Suspected Zika case comes back negative
MYANMAR continues to have had only one confirmed case of Zika virus after test results for dozens of suspected cases have all led to negatives.
A six-year-old from Lanmadaw township was one of more than 50 patients exhibiting Zikalike symptoms who were tested by the Department of Public Health over the past month. Health officials thought the child may be the second Zika case in the country, but his test too came back negative last week.
“The results of the child from Lanmadaw township are negative [for the Zika virus]. Of the 57 suspected cases so far in Myanmar, only one person has been found to have the virus,” said Dr Aung Thu of the Department of Public Health.
Following the WHO designation of the Zika virus as a “Public Health Emergency of International Concern” in February this year, the Myanmar government has instructed township medical departments to make a concerted effort to identify potential Zika cases, while mosquito control efforts have been stepped up in urban areas.
Amid a growing regional outbreak of the illness, Myanmar reported its first confirmed case on October 27, a 32-year pregnant, foreign national living in Yangon. Health authorities have urged the public to remain vigilant.
“If we are able to control the mosquito population, people will be better protected from diseases such as Zika, dengue fever and the chikungunya virus. Public cooperation is needed,” said Dr Khin Nan Lon, deputy regional director of the Department of Public Health.
The Zika virus is transmitted to people through the bite of the Aedes aegypti mosquito. Zika can also be transmitted through sexual contact with an infected person.
Only one in five people who contract the flu-like disease will show any symptoms. If symptoms appear, they will typically show between two and seven days and can include mild fever, headache, joint pains, conjunctivitis, vomiting and skin rashes. While the Zika virus generally is not fatal, the disease can be particularly dangerous to pregnant women as it has been linked to cases of microcephaly, when a baby is born with a head that is smaller than expected compared with babies of the same age, and GuillainBarré Syndrome, a rare paralysisinducing auto-immune disorder.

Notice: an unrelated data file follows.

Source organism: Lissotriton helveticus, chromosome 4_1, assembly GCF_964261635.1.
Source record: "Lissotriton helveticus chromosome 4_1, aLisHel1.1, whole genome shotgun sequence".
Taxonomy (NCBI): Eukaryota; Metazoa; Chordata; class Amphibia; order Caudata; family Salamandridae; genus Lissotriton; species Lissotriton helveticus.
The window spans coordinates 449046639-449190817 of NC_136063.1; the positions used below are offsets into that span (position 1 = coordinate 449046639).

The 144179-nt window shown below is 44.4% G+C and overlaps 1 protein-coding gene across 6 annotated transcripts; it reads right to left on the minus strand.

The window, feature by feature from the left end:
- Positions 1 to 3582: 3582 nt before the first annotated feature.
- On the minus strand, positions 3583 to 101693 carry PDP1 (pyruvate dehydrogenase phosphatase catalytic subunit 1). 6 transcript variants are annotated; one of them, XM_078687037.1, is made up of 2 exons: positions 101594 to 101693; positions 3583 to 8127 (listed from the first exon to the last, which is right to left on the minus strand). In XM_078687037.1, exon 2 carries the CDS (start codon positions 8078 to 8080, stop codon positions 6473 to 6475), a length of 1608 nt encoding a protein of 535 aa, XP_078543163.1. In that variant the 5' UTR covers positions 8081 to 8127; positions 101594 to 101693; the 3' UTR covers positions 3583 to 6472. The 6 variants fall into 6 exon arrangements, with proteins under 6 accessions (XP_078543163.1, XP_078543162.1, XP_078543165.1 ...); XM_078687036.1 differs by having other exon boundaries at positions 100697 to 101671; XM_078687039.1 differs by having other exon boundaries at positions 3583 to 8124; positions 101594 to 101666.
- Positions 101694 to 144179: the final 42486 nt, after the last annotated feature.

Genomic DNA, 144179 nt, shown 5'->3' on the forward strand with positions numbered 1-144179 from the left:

Since September, the US Centers for Disease Control and Prevention recommended pregnant women reconsider travel to Myanmar along with 10 other Southeast Asian nations.
The Department of Public Health has advised people to guard against the disease by covering, filtering and replacing water from any containers around the house to remove mosquito breeding areas.
The WHO has advised the general population, and especially pregnant women, to limit mosquito-human contact by “wearing long-sleeved, light colored clothing; using mosquito repellant; sleeping under a bed net; and fitting windows and doors with screens wherever possible”.